How Venus flytraps evolved their taste for meat

How does a plant develop a taste for flesh? In the play Little Shop of Horrors, all it takes is a drop of human blood. But in real life, it takes much more. Now, a study of three closely related carnivorous plants suggests dextrous genetic shuffling helped them evolve the ability to catch and digest protein-rich meals.

Carnivorous plants have developed many devious ways to snare prey. Pitcher plants, for example, use "pitfall traps" that contain enzymes for digesting stray insects. Others-including the closely related Venus flytrap (Dionaea muscipula), the aquatic waterwheel plant (Aldrovanda vesiculosa), and the sundew (Drosera spatulata)-use moving traps. The sundew rolls up its sticky landing pad when mosquitoes get caught. And the Venus flytrap uses modified leaves, or pads, that snap shut when an insect lands-but only after the pads sense multiple touches on their trigger hairs.

To find out how these traps evolved, researchers led by computational evolutionary biologist Jörg Schultz and plant biologist Rainer Hedrich, both of the University of Würzburg, sequenced the genomes of the sundew, the aquatic waterwheel, and the Venus flytrap, which are all closely related. They then compared their genomes with those of nine other plants, including a carnivorous pitcher plant and noncarnivorous beetroot and papaya plants.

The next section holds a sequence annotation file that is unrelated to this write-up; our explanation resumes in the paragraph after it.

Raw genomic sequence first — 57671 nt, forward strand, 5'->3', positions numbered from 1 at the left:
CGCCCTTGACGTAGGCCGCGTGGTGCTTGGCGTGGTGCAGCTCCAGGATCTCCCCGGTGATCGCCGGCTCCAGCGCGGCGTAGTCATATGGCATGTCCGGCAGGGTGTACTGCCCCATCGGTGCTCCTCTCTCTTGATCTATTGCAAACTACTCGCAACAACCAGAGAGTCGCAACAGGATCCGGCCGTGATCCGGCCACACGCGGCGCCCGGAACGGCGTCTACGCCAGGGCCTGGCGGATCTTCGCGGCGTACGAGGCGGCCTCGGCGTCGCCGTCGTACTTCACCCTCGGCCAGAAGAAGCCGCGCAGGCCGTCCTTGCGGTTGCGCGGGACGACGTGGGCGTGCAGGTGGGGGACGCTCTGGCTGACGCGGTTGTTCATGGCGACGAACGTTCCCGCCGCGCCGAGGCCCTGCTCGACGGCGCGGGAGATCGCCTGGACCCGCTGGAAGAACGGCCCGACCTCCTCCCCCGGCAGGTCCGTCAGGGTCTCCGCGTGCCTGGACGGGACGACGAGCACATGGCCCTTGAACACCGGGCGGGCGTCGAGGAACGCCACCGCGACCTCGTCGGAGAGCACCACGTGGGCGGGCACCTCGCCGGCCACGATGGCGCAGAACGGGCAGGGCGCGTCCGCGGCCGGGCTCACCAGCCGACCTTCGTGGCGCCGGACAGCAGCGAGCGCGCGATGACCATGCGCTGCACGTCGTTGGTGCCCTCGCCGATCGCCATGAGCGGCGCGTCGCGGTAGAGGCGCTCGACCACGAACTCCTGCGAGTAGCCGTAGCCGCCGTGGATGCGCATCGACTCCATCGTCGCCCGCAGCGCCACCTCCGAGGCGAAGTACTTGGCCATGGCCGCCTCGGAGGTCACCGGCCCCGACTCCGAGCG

They found that the key to the evolution of meat eating in this part of the plant kingdom was the duplication of the entire genome in a common ancestor that lived about 60 million years ago, the team reports today in Current Biology. That duplication freed up copies of genes once used in roots, leaves, and sensory systems to detect and digest prey. For example, carnivorous plants repurposed copies of genes that help roots absorb nutrients, to absorb the nutrients in digested prey. "That root genes are being expressed in the leaves of carnivores is absolutely fascinating," says Kenneth Cameron, a botanist at the University of Wisconsin, Madison.